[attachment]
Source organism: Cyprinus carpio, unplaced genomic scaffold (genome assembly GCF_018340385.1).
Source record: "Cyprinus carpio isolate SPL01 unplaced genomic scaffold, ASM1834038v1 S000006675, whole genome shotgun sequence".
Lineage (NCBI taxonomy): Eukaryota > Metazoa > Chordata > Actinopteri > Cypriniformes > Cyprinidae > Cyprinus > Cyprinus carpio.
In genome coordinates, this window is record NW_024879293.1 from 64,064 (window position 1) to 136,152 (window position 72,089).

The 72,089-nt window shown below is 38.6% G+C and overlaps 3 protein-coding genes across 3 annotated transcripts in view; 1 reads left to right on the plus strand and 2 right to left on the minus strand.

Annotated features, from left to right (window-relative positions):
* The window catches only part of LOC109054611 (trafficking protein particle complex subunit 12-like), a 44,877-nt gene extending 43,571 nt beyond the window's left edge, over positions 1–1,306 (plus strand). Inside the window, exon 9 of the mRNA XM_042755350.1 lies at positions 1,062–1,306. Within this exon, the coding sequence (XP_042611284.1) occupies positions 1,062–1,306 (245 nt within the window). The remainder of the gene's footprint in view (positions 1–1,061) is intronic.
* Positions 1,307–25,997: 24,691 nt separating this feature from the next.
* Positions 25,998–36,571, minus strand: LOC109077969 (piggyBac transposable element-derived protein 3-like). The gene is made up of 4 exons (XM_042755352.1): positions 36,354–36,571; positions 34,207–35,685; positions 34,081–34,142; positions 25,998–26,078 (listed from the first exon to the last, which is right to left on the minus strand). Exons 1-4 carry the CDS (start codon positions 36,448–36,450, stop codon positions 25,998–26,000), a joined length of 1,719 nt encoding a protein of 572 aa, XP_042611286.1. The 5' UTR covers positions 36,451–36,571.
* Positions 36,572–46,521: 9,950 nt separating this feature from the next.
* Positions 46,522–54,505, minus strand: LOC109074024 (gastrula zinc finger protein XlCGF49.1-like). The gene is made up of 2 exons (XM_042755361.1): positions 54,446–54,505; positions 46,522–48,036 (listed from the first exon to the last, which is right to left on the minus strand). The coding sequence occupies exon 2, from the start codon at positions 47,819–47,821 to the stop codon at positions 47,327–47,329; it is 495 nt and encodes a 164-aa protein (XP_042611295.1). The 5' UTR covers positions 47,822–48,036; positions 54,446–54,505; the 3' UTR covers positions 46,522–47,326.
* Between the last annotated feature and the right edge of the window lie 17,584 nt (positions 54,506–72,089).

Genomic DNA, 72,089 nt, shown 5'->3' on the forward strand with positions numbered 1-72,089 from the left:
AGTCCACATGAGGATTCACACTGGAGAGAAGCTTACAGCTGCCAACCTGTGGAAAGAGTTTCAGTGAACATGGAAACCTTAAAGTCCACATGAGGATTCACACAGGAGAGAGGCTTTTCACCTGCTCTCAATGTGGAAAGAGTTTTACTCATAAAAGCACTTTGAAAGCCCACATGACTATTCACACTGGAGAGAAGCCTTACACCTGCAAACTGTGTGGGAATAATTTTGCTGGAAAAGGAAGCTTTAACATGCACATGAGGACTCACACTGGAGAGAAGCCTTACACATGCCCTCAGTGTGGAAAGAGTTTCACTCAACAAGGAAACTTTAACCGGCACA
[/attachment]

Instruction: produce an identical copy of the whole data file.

Source organism: Cyprinus carpio, unplaced genomic scaffold (genome assembly GCF_018340385.1).
Source record: "Cyprinus carpio isolate SPL01 unplaced genomic scaffold, ASM1834038v1 S000006675, whole genome shotgun sequence".
Lineage (NCBI taxonomy): Eukaryota > Metazoa > Chordata > Actinopteri > Cypriniformes > Cyprinidae > Cyprinus > Cyprinus carpio.
In genome coordinates, this window is record NW_024879293.1 from 64,064 (window position 1) to 136,152 (window position 72,089).

The 72,089-nt window shown below is 38.6% G+C and overlaps 3 protein-coding genes across 3 annotated transcripts in view; 1 reads left to right on the plus strand and 2 right to left on the minus strand.

Annotated features, from left to right (window-relative positions):
* The window catches only part of LOC109054611 (trafficking protein particle complex subunit 12-like), a 44,877-nt gene extending 43,571 nt beyond the window's left edge, over positions 1–1,306 (plus strand). Inside the window, exon 9 of the mRNA XM_042755350.1 lies at positions 1,062–1,306. Within this exon, the coding sequence (XP_042611284.1) occupies positions 1,062–1,306 (245 nt within the window). The remainder of the gene's footprint in view (positions 1–1,061) is intronic.
* Positions 1,307–25,997: 24,691 nt separating this feature from the next.
* Positions 25,998–36,571, minus strand: LOC109077969 (piggyBac transposable element-derived protein 3-like). The gene is made up of 4 exons (XM_042755352.1): positions 36,354–36,571; positions 34,207–35,685; positions 34,081–34,142; positions 25,998–26,078 (listed from the first exon to the last, which is right to left on the minus strand). Exons 1-4 carry the CDS (start codon positions 36,448–36,450, stop codon positions 25,998–26,000), a joined length of 1,719 nt encoding a protein of 572 aa, XP_042611286.1. The 5' UTR covers positions 36,451–36,571.
* Positions 36,572–46,521: 9,950 nt separating this feature from the next.
* Positions 46,522–54,505, minus strand: LOC109074024 (gastrula zinc finger protein XlCGF49.1-like). The gene is made up of 2 exons (XM_042755361.1): positions 54,446–54,505; positions 46,522–48,036 (listed from the first exon to the last, which is right to left on the minus strand). The coding sequence occupies exon 2, from the start codon at positions 47,819–47,821 to the stop codon at positions 47,327–47,329; it is 495 nt and encodes a 164-aa protein (XP_042611295.1). The 5' UTR covers positions 47,822–48,036; positions 54,446–54,505; the 3' UTR covers positions 46,522–47,326.
* Between the last annotated feature and the right edge of the window lie 17,584 nt (positions 54,506–72,089).

Genomic DNA, 72,089 nt, shown 5'->3' on the forward strand with positions numbered 1-72,089 from the left:
AGTCCACATGAGGATTCACACTGGAGAGAAGCTTACAGCTGCCAACCTGTGGAAAGAGTTTCAGTGAACATGGAAACCTTAAAGTCCACATGAGGATTCACACAGGAGAGAGGCTTTTCACCTGCTCTCAATGTGGAAAGAGTTTTACTCATAAAAGCACTTTGAAAGCCCACATGACTATTCACACTGGAGAGAAGCCTTACACCTGCAAACTGTGTGGGAATAATTTTGCTGGAAAAGGAAGCTTTAACATGCACATGAGGACTCACACTGGAGAGAAGCCTTACACATGCCCTCAGTGTGGAAAGAGTTTCACTCAACAAGGAAACTTTAACCGGCACA